couple commenced a series of wide-ranging field trips, but in 1891, almost exactly
two years after their marriage, Dr. Northrop was killed in a laboratory explosion
at the Columbia School of Mines. Northrop's only child, John Howard Northrop (Nobel
Laureate in Chemistry, 1946), was born eight days after his father's death. Northrop
suffered a long and severe illness after the near-simultaneous loss of her husband
and birth of her son, but then began to rebuild her life. She was by then instructor
of botany at Hunter College, and continued to teach there throughout the period covered
by these papers. She did not marry again, but raised her son alone, suspending her
travels for several years while he was very young; when he was about six she resumed
them, taking him with her.
She traveled widely in the American and Canadian West and Northwest, and in Central
America and the Caribbean, at a time when most of these areas were considered inaccessible
to non-native women, and were still largely unexplored even by (non-native) men. Throughout
her adult life she endeavored to make the joys of nature available to people confined
to cities, and for this purpose she founded the School Nature League in 1917. The
Northrop Memorial Nature Camp was eventually established at her property in Mt. Washington,
Massachusetts, to continue that work.
Northrop helped write two books: A Naturalist in the Bahamas, written with her husband and edited by H.F. Osborn (ca.1910); and Through Field and Woodland, a guide to upland flora in New England, edited by O.P. Medsger (New York: Putnam, 1925). She also contributed articles to
botanical journals, and gave new plant specimens as well as writings to major research
institutions, among them the American Museum of Natural History, the Gray Herbarium
at Harvard, the New York Botanical Garden, and the Woods Hole Marine Biological Laboratory.
Northrop lived most of her adult life in New York State: in Yonkers, and in Columbia
County in the Berkshires, where she also had a house. In 1919 she moved to High Meadows
Farm near Great Barrington, Massachusetts, where the Northrop Memorial Camp now stands.
While she was out with colleagues to complete the arrangements for the foundation
of the camp, her car was hit by a train, and she died on May 6, 1922, at Mt. Riga,
The collection consists of bound diaries, a loose-leaf journal (which was dismantled
and put into folders for preservation), and small notebooks. Most of these volumes
were used as a combination of diary, scrapbook, and field notebook, but a few were
travel diaries alone: for instance 7v, which covers the 1906 Central America trip,
and 9v, the 1908 Gold River expedition. Northrop saved photographs, plant and insect
specimens, sketches, field notes, theater programs, and correspondence, and kept them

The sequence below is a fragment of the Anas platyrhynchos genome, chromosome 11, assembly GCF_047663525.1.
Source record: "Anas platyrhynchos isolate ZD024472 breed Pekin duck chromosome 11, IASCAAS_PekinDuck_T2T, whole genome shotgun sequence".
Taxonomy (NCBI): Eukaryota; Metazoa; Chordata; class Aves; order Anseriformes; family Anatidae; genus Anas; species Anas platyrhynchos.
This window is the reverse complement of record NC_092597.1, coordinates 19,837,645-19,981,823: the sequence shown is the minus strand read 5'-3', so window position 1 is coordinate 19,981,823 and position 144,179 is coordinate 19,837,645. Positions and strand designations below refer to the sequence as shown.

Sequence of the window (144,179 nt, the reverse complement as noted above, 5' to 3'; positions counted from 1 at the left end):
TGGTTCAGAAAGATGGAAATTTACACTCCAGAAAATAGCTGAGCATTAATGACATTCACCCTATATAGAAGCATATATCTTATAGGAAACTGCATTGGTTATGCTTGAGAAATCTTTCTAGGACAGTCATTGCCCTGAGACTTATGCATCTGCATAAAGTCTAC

in her diaries. She was a humorous, keen, and methodical observer of the external
world. If her interest extended to the internal world, she did not document it in
her diaries, which tended to focus on the practical rather than the emotional side
of her life; some of the diaries in the later accession (#18-33) have a little more
detail about her thoughts and feelings. Many of the diaries contain the program of
outings for her nature study courses. Also included are a photograph of Northrop and
her son; letters and clippings on the deaths of John Isiah Northrop and Alice Rich
- Box 1: 1v-7v
- Box 2: 8v, 10v-11v
- Box 3: 9v (9v.a-9v.n)
- Box 4: 12v-15v
- Box 5: 16-22, 24-25
- Box 6: 26-28
- Box 7: 29-31
- Box 8: 32-34
- 16. Clippings and photocopies of letters re: death of John Isiah Northrop, 1891; also
photocopy of letter by Northrop on his accident, 1891
- 17. Letters, clippings, memorials re: death of Alice Rich Northrop, 1922; also brochure
published by the School Nature League, ca.1924
- 18. Diary, September 1, 1883 - April 9, 1884
- 19. Diary, April 9, 1884 - September 6, 1884
- 20. Diary, July-August 1887
- 21. Diary, 1897-1899; includes photographs of Nova Scotia
- 22. Diary, 1900; includes photograph, images of places visited such as Nova Scotia and
Prince Edward Island.
See #23f+ for schedule removed from #22.
- 23f+. Maps removed from #22, 29, 31.
- 24. Diary, 1900; includes lists of bird sightings
- 25. Diary, 1901; includes photographs
- 26. Diary, 1903; includes photographs, clippings, etc.
- 27. Diary, 1904; includes travels to St. Louis World's Fair, Great Lakes, photographs,
maps, schedules, letter, etc.
- 28. Diary, 1906; includes photographs
- 29. Diary, August-September, 1906?; includes travel to Great Britain, photographs, images,
See #23f+ for map removed from #29.
- 30. Diary, 1908; includes clippings, photographs, etc.
- 31. Diary, 1911; includes travels to Newfoundland and Nova Scotia, clippings, maps, images,
photographs, etc.; also clipping, program, 1895-1896.
See #23f+ for schedule removed from #31.
- 32. Diary, 1915; includes travels to Florida, letters, photographs, letters, programs
- 34. Photographs, postcards, letters, program, etc., removed from #33
- 35. Photograph: Alice Rich Northrop and John Howard Northrop, ca. 1906.
FILED WITH PHOTOGRAPHS.
Bird watchers--United States
Columbia River Valley--Description and travel
Florida--Description and travel
Gold River Valley--Description and travel
Great Britain--Description and travel
Maritime Provinces--Description and travel
Women botanists--United States
Women naturalists--United States
Women scientists--United States
Abbott, Lyman, 1835-1922
Louisiana Purchase Exposition (1904 : Saint Louis, Mo.)
Medsger, Oliver Perry, 1870-1954
Northrop, John Howard, 1891-1987
Northrop, John I. (John Isaiah), 1861-1891
Osborn, Henry Fairfield, 1857-1935
Shaw, Charles H.